What Is An SLR Digital Camera?

No doubt you've seen those big, sophisticated-looking cameras that professional photographers and hard-core enthusiasts use. Perhaps you've heard the term "SLR" and know that it refers to those big cameras. But what exactly is an SLR camera, and how is it any different (besides being so bulky) from the little digital cameras many people carry around in their pockets?

This article will introduce you to SLR cameras, specifically digital SLRs. We'll help you understand what these technical marvels can do and why you may—or may not—want to invest in one.

What is an SLR Camera?

SLR stands for "Single Lens Reflex," and it refers to a class of cameras. Other examples of camera classes would be "Point and Shoot" (P/S) cameras, "Prosumer" cameras, integrated cameras (like in cell phones), pinhole cameras, etc. While there are many variations among SLR cameras, they all have a couple of important things that make them part of the SLR class.

First, unlike P/S cameras, SLR cameras have two distinct, detachable parts: a body, and a lens. The body, also called a "back" by photographers, contains the brains and the controls of the camera. If it’s a traditional SLR camera, film’s contained in the body and is exposed behind a mechanical shutter. If it’s a digital SLR (a.k.a., a DSLR), the film’s replaced by a sensor chip which—like the film in a traditional camera—is also exposed behind a mechanical shutter.

Along with the body, the other component of an SLR camera is the lens. The lens can be removed from the camera and swapped with other lenses. More on why you might want to use different lenses later.

The other distinct SLR characteristic relates to how, specifically, the picture is captured. With P/S digital cameras, the shooter lines up the shot by watching a live video image on the LCD. Alternately, some P/S cameras also have a tiny optical viewfinder above the LCD that can be used to line up the shot.

The key limitation to both of these methods is that the shooter isn't seeing exactly what the camera's lens is seeing. In the case of the LCD, the shooter’s seeing a video rendering of what the lens sees. In the case of the optical viewfinder, the shooter is looking through a completely separate mini-lens. If you have a P/S with a viewfinder, try covering the main lens with your hand or a lens cap and you should still be able to see through the optical viewfinder.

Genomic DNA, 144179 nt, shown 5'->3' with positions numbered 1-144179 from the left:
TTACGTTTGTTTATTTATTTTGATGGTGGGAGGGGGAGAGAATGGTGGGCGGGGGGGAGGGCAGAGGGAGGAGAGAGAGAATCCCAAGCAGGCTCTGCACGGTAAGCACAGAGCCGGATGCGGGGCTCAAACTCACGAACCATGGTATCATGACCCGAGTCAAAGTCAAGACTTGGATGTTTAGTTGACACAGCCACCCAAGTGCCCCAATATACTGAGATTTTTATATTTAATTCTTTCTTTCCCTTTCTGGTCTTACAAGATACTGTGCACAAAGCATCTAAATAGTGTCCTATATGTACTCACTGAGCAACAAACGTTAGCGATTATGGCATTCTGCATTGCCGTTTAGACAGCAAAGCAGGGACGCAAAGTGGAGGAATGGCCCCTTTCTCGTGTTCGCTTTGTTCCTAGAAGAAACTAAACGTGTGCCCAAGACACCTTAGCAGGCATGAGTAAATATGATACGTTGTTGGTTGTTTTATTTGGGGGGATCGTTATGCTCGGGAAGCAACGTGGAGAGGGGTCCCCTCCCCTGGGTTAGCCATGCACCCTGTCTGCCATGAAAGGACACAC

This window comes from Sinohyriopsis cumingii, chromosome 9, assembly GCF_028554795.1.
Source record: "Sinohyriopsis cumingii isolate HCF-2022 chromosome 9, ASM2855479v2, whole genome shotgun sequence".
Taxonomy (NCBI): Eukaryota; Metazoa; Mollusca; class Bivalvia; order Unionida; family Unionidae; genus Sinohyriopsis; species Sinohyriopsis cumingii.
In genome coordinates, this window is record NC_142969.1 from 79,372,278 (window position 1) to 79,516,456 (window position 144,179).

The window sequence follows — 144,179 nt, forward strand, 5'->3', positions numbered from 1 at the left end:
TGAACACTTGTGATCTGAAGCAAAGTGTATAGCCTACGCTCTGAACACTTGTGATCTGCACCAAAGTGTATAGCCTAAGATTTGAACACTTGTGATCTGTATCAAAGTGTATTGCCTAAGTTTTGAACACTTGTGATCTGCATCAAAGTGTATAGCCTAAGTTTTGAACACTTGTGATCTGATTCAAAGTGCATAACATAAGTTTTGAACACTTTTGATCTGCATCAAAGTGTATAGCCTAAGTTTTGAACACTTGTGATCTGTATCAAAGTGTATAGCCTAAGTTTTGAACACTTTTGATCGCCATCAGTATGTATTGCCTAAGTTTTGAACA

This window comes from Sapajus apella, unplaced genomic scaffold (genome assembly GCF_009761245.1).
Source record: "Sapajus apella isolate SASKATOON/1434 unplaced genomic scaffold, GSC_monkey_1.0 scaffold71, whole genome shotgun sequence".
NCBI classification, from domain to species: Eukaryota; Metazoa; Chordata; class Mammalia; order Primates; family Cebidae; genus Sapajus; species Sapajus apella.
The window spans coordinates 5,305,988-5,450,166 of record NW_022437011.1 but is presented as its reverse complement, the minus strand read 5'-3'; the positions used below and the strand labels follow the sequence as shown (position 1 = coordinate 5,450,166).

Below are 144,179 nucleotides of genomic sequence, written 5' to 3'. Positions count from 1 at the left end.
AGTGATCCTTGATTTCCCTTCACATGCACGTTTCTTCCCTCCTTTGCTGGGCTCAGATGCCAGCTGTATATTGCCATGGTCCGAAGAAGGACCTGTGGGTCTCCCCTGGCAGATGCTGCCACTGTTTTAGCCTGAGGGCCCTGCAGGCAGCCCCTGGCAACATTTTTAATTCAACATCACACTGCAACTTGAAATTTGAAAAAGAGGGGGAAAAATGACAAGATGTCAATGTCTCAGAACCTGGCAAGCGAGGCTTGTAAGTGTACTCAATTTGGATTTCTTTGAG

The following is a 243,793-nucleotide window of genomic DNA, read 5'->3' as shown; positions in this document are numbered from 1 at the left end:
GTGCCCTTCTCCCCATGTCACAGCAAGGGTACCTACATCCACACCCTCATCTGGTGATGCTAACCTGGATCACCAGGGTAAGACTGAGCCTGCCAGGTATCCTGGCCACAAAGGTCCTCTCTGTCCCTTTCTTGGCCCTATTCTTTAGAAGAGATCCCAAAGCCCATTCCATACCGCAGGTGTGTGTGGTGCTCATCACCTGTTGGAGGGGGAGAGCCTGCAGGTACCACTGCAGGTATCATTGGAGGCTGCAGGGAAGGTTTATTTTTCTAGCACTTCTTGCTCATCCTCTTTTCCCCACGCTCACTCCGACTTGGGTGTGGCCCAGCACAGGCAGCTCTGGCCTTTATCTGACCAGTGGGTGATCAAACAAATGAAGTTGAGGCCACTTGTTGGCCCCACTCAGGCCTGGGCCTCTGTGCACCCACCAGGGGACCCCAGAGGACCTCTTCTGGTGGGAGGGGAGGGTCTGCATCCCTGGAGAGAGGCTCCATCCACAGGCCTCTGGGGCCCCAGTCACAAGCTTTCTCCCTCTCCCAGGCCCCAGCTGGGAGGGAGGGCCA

So how is an SLR camera different? With an SLR, the photographer actually lines up the shot by looking through the lens. Take a look at the diagram below:

When the photographer is framing the shot, light is directed through the lens. It hits a mirror and is reflected up toward the viewfinder. As a result, the photographer’s looking right down the barrel of the lens and sees the exact shot that will eventually be captured. The term for this phenomenon is "WYSIWYG" (pronounced "WHIZ-EE-WIG") which stands for "What You See Is What You Get". When the photographer presses the shutter button to take the picture, the mirror flips up and out of the way of the sensor (making a mechanical "click" noise), the shutter opens, light strikes the sensor, and the picture is taken.

So we've established that detachable lenses and WYSIWYG viewing are characteristics of an SLR camera. So what? Why are those good things?

Why Might I Want an SLR?

The primary reasons for owning an SLR are quality and flexibility.

From a quality standpoint, the bigger body of an SLR camera holds a larger photo sensor than a digital P/S camera. That larger sensor area leads to cleaner image capture because of decreased interference or "noise" on the sensor. For that reason, an 8 MP P/S camera is not the same quality as an 8 MP DSLR, even though they capture the same number of pixels.

Beyond the size and quality of the sensor itself, the SLR improves potential picture quality by giving the photographer more control over how the image is captured. Everything from depth of field to white balance to flash power to metering mode can be controlled by the photographer. For those interested in learning photography, having the ability to control these parameters is invaluable.

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In terms of flexibility, SLR cameras are in a class by themselves. Different lenses can be used depending on what the photographer hopes to capture. For landscape photography, a zoom lens with good wide angle range is helpful. To capture objects that are far away, a telephoto should be used. A macro lens can be used for close-up photography. Certain lenses specialize in low light conditions (ever wish you could take a "natural" picture in low light without the washed out look from a flash?)